In the 1920s, the development of infrastructure, adoption of new manufacturing practices, and the merging of companies continued (e.g., Benz and Daimler, Chrysler and Dodge, Ford and Lincoln). In the U.S., the Bureau of Public Roads and the enactment of the Kahn-Wadsworth Bill helped facilitate road-building projects and develop a national road system. In manufacturing, mass production methods  became better established, which led to the availability of a wide range of satisfactory cars to the public. While Ford had focused on a single model, GM adopted a new production strategy for providing greater product variety, which helped the company increase their market share by 20% and reduce Ford’s by 24%.

In the 1930s, several new vehicle brands were developed (e.g., Ford Mercury, Lincoln Continental, Volkswagen) and trends in vehicle consumer preferences were established that differentiated the American and European market. In the U.S. market, consumers preferred luxurious and powerful cars, whereas in Europe consumers preferred smaller and low-priced cars. Also during this time, GM’s product variety strategy continued to give them a competitive advantage over Ford, allowing GM to continue increasing their market share while Ford kept losing theirs.

In the 1940s, during World War II (WWII), automotive factories were used to make military vehicles and weapons, thus halting civilian vehicle production. After WWII, the economies of most European and some Asian-pacific countries, such as Japan, were decimated; this required the development of new production and business strategies such as those of Toyota, which began to develop what is now known as Just in Time (JIT) manufacturing. Most of the first models produced were similar to the pre-war designs since it took some time for the plants to revamp their operations to make new designs and  models.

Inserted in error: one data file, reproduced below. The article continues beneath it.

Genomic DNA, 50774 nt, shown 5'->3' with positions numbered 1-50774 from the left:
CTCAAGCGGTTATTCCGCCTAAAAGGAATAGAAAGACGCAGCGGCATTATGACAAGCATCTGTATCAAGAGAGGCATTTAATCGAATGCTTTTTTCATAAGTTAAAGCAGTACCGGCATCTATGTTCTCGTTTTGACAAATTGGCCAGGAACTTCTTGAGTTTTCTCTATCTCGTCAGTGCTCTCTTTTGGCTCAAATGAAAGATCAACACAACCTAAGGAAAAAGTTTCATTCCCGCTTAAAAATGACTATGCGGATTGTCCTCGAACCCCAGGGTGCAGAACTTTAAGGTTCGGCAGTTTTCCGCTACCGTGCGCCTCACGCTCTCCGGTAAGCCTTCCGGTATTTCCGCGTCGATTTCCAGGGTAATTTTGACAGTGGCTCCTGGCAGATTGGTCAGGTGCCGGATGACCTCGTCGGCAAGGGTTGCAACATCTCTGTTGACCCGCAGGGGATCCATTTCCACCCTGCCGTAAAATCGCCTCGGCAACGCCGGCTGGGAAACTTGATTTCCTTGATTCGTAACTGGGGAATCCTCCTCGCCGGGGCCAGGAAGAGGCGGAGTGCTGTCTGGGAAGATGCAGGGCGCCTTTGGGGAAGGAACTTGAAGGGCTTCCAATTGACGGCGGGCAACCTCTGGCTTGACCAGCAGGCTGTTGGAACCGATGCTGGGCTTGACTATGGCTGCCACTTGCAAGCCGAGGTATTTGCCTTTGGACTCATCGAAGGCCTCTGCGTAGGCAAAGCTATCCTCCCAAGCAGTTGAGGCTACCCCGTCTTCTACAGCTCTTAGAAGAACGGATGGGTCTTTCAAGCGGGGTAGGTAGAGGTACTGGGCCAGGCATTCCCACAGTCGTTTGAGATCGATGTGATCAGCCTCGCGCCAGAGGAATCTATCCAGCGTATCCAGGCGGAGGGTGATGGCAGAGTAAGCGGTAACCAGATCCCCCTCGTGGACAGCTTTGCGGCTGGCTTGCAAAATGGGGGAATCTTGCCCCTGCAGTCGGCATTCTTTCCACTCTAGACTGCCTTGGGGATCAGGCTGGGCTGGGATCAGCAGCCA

In the 1950s and 1960s, more technological innovations, such as fiberglass bodies and higher compression ratio fuels, allowed vehicle developers to appease the growing consumer interest for  vehicle comfort, look, and feel. Car designs were highly influenced by emerging safety and environmental regulations. Vehicle speed limits and front seat belts became standard, in addition to other features such as heating and ventilation equipment. The 1970s were marked by stricter environmental regulations and the oil embargo of the early 70s, which led to the development of low emission vehicle technologies, such as catalytic converters, and a 55-mph nationwide speed limit in the U.S. Foreign cars like the Japanese Honda Civic started appearing in the U.S. market. The Civic was marketed as a fuel efficient and low-emissions vehicle, which given the recent high oil prices and strict environmental regulations made it well-received. Despite the entrance of new competitors into the U.S. market, U.S. automakers underestimated the threat of foreign automakers to their market shares.